Dyspnea is highly prevalent in lung cancer survivors following curative-intent therapy. We aimed to identify clinical predictors or determinants of dyspnea and characterize its relationship with functional exercise
In an analysis of data from a cross-sectional study of lung cancer survivors at the VA San Diego Healthcare System who completed curative-intent therapy for stage I-IIIA disease ≥1 mo previously, we tested a thorough list of comorbidities, lung function, and lung cancer characteristics. We assessed dyspnea using the European Organization for the Research and Treatment of Cancer Quality of Life Questionnaire Lung Cancer Module 13 (LC13) and functional EC using the 6-minute walk. We replicated results with the University of California San Diego Shortness of Breath Questionnaire.
In 75 participants at a median of 12 mo since treatment completion, the mean ± SD LC13-Dyspnea score was 35.3 ± 26.2; 60% had abnormally high dyspnea. In multivariable linear regression analyses, significant clinical predictors or determinants of dyspnea were (β [95% CI]) psychiatric illness (−20.8 [−32.4 to −9.09]), heart failure with reduced ejection fraction (−15.5 [−28.0 to −2.97]), and forced expiratory volume in the first second of expiration (−0.28 [−0.49 to −0.06]). Dyspnea was an independent predictor of functional EC (−1.54 [−2.43 to −0.64]). These results were similar with the University of California San Diego Shortness of Breath Questionnaire.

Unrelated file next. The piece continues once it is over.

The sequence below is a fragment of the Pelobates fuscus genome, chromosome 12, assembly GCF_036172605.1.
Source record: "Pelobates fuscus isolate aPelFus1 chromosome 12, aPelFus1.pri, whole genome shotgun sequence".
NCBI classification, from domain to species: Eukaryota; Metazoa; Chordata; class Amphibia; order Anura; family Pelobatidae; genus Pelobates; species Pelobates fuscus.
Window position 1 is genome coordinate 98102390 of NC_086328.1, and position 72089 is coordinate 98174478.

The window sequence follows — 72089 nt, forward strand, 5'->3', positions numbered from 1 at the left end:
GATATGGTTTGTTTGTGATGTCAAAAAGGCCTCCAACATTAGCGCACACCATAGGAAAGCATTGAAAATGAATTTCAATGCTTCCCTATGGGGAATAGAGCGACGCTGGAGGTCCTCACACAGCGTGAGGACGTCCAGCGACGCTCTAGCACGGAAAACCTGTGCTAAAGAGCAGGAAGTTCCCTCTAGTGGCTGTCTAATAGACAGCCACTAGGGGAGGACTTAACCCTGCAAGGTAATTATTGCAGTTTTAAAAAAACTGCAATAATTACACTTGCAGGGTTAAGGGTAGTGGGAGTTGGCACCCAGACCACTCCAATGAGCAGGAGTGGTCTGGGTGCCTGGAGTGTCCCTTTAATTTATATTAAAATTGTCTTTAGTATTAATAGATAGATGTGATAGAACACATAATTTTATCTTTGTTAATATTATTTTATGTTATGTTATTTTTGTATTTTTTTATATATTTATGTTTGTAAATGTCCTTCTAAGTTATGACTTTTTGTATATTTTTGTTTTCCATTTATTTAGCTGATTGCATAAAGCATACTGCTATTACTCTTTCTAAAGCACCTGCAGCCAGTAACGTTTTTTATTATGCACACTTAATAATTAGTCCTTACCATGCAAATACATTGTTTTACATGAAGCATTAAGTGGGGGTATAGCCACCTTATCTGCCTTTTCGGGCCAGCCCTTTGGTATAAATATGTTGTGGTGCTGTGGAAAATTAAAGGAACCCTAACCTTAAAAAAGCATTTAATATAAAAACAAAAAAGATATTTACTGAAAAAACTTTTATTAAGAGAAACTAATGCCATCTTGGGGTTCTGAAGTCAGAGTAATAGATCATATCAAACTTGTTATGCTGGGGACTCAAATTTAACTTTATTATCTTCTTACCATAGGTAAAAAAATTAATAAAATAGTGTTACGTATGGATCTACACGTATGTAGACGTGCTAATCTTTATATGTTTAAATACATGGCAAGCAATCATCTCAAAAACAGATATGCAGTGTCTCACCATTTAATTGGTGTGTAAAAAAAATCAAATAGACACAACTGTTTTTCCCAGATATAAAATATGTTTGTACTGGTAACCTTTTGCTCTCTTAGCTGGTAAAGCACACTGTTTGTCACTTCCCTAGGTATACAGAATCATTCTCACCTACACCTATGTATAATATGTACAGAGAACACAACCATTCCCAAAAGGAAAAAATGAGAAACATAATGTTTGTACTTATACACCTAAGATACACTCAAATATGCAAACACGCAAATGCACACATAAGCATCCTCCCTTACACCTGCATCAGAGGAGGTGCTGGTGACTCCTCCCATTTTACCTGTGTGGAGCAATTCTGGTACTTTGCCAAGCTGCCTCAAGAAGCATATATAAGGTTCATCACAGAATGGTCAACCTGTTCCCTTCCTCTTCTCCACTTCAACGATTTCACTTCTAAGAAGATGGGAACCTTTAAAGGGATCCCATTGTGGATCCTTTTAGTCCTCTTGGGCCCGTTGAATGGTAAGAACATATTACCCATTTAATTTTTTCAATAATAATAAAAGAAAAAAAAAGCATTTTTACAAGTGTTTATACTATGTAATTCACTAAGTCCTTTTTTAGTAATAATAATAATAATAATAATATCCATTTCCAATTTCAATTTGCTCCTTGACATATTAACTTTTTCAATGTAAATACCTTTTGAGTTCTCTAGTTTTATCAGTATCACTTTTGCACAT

We identified clinical predictors or determinants of dyspnea that have pathophysiological bases. Dyspnea was independently associated with functional EC. These results have implications in efforts to reduce dyspnea and improve exercise
behavior and functional EC in lung cancer survivors following curative-intent therapy.